At about this time, Columbia’s “Twentieth Century” was hitting theaters, providing audiences with a new view of Lombard; this in contrast was the Carole the public heretofore knew, an all-purpose leading lady who looked great and did little else.

If you’re a fan of both the film and the 16mm format, you’re in luck, because a print of “We’re Not Dressing,” said to be in near-mint condition, now is available at eBay.

According to the seller, “This fun-filled musical comedy is in top shape, with no vinegar. This is the complete full-length feature, mounted on two 1,600 ft. reels. A great cast and a great collectible. And it’s loaded with songs by Bing and company.” (This is a safety-stock reduction print, not the original nitrate.)

Interested? Bidding begins at $199, with the auction ending at 9:30 p.m. (Eastern) Monday. You can bid, or learn more, by visiting

Posted July 21, 2015 by vp19 in Uncategorized

Playing the Palace…and the Roosevelt, too   Leave a comment

Posted by vp19 on 2015.07.20 at 22:33

Current mood: amusedamused

To officially mark her return to comedy in “Mr. & Mrs. Smith,” Carole Lombard used the first day of shooting at RKO to capitalize on a quote attributed to director Alfred Hitchcock: “Actors are cattle.” So what did Carole do? The September 1941 issue of Hollywood magazine supplies the answer:

Lombard treated Hitch in much the same way she treated Harry Cohn when she was loaned out to Columbia — giving it as good as she got — which probably explains why both were so fond of Carole. Had she lived and done more projects with Hitchcock, including some on his suspense turf, one doubts he would’ve been able to play the same mind games on her that he did with so many other of his leading ladies.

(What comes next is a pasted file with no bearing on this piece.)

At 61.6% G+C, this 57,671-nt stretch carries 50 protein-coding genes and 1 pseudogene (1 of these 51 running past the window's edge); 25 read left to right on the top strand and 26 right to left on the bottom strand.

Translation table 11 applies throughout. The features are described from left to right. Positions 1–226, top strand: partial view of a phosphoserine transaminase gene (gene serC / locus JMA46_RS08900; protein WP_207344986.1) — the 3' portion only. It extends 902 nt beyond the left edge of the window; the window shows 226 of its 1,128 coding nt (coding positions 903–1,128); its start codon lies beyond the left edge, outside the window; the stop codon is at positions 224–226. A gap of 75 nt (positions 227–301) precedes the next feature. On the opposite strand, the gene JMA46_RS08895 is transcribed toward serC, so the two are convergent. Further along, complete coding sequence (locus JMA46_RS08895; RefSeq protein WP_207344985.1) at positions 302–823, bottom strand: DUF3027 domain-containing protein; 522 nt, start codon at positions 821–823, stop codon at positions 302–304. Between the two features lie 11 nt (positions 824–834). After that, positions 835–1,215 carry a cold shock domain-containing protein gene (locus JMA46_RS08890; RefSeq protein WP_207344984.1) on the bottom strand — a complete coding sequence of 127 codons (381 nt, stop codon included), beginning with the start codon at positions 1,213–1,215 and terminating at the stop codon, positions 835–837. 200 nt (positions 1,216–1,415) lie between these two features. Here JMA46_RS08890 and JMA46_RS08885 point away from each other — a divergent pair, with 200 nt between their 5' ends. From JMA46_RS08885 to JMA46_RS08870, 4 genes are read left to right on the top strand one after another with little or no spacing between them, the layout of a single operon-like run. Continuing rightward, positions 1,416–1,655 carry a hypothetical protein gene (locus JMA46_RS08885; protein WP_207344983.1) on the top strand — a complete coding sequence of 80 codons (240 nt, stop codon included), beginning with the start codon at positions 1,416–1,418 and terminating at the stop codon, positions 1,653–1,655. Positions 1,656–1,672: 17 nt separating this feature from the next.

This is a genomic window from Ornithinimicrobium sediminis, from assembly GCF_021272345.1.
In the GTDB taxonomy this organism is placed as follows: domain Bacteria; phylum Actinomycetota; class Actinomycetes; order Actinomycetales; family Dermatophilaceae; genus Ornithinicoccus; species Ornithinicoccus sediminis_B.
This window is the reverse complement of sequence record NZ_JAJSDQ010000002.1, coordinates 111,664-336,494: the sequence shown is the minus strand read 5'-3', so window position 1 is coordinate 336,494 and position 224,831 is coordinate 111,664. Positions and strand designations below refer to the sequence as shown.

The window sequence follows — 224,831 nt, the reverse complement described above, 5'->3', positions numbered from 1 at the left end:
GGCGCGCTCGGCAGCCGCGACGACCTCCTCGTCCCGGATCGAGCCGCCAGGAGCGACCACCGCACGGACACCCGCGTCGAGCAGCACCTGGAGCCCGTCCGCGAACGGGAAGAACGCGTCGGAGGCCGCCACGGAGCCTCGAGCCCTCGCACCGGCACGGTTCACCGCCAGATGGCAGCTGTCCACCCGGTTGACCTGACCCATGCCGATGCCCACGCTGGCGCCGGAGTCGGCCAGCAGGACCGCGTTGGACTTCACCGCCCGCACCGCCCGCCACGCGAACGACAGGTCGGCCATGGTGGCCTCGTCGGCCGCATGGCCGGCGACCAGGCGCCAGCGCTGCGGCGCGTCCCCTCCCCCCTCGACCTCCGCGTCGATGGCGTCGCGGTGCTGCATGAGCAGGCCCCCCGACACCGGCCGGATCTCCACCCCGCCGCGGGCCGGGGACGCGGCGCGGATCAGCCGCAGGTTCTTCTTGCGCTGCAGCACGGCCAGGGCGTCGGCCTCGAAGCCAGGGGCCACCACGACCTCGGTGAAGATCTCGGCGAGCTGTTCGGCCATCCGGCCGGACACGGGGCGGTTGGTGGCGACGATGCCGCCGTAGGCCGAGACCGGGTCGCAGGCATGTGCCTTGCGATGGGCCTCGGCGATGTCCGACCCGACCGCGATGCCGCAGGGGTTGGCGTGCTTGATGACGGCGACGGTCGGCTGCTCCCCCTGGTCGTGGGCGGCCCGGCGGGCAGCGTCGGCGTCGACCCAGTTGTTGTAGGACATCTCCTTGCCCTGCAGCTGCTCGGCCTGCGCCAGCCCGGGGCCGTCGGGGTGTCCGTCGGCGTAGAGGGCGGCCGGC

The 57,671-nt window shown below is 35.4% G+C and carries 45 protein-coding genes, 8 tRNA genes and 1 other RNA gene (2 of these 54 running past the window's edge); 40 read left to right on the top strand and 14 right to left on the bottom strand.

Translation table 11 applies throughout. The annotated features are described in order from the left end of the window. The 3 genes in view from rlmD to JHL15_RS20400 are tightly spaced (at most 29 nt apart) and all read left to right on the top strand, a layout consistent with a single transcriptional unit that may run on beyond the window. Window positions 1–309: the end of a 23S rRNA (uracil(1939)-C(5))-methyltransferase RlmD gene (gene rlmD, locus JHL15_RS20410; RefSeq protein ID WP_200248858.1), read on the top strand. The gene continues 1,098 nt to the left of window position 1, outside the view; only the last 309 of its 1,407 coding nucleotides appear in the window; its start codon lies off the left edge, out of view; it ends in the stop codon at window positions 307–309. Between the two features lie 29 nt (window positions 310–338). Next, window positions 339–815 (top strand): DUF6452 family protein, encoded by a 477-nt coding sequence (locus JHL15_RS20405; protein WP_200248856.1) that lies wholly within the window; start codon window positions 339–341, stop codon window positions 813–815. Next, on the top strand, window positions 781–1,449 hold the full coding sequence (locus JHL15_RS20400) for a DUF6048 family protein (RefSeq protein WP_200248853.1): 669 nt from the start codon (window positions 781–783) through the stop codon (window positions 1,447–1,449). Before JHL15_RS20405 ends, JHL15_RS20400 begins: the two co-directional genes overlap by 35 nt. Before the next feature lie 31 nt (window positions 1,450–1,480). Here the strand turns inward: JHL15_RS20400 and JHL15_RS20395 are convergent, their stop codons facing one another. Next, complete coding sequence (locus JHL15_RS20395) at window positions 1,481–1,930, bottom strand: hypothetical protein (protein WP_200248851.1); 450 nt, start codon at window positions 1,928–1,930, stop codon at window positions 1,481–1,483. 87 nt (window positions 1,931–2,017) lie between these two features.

“Mr. & Mrs. Smith” made the rounds of moviehouses at the start of 1941, drawing praise from those who had missed Lombard generating laughter, and we have two souvenirs from that time period. First, from the Roosevelt Theatre at First Avenue and 10th Street in lower Manhattan:

The other is from the Palace Theater — but it’s not the famed venue on Broadway, because this is located on 14th Street. Which 14th Street remains a mystery; a check of shows no theater by that name on 14th Street, at least not in Manhattan. Anyway, here it is, and its format is similar to the two-sided sheet used at the Roosevelt:

Both leaflets measure 7″ x 11 1/4″ and are said to be in fine condition.

The Palace leaflet has a minimum bid of $13.99, with the auction closing at 9:43 p.m. (Eastern) Sunday. Bid or learn more by visiting

The Roosevelt leaflet auction closes at the same time, although its opening bid is a mere $11.99. Additional information can be found at

Posted July 21, 2015 by vp19 in Uncategorized

A variety of vintage   Leave a comment

Posted by vp19 on 2015.07.19 at 17:45

Current mood: nostalgicnostalgic

Carole Lombard shares a jail cell with Fred MacMurray in a publicity still from her final Paramount film, “True Confession” (1937). It’s one of several original stills from Lombard movies up for auction. Need proof it’s genuine? Check out the back, and the advertising stamp dated Oct. 4 of ’37:

The photo probably is from the same session that produced these images of Carole and Fred:

Other Lombard photos available, all blank on the back, include one from “No Man of Her Own”…

…and three from “Made For Each Other”:

Opening bids range from $19 to $28, and all auctions expire next Sunday. To learn more, visit

Posted July 19, 2015 by vp19 in Uncategorized

More thoughts on Gable, Young and that pregnancy   Leave a comment

Posted by vp19 on 2015.07.18 at 20:57

Current mood: confusedconfused

Several days have passed since a story electrified the classic Hollywood community regarding new possible revelations on what happened between Clark Gable (shown here at a tennis tournament with Carole Lombard before they married) and Loretta Young that led to her secretly giving birth to daughter Judy Lewis in November 1935. It led to an estragement between mother and daughter for several years, although the rift was mended before Young’s passing in 2000. (Lewis died 11 years later.)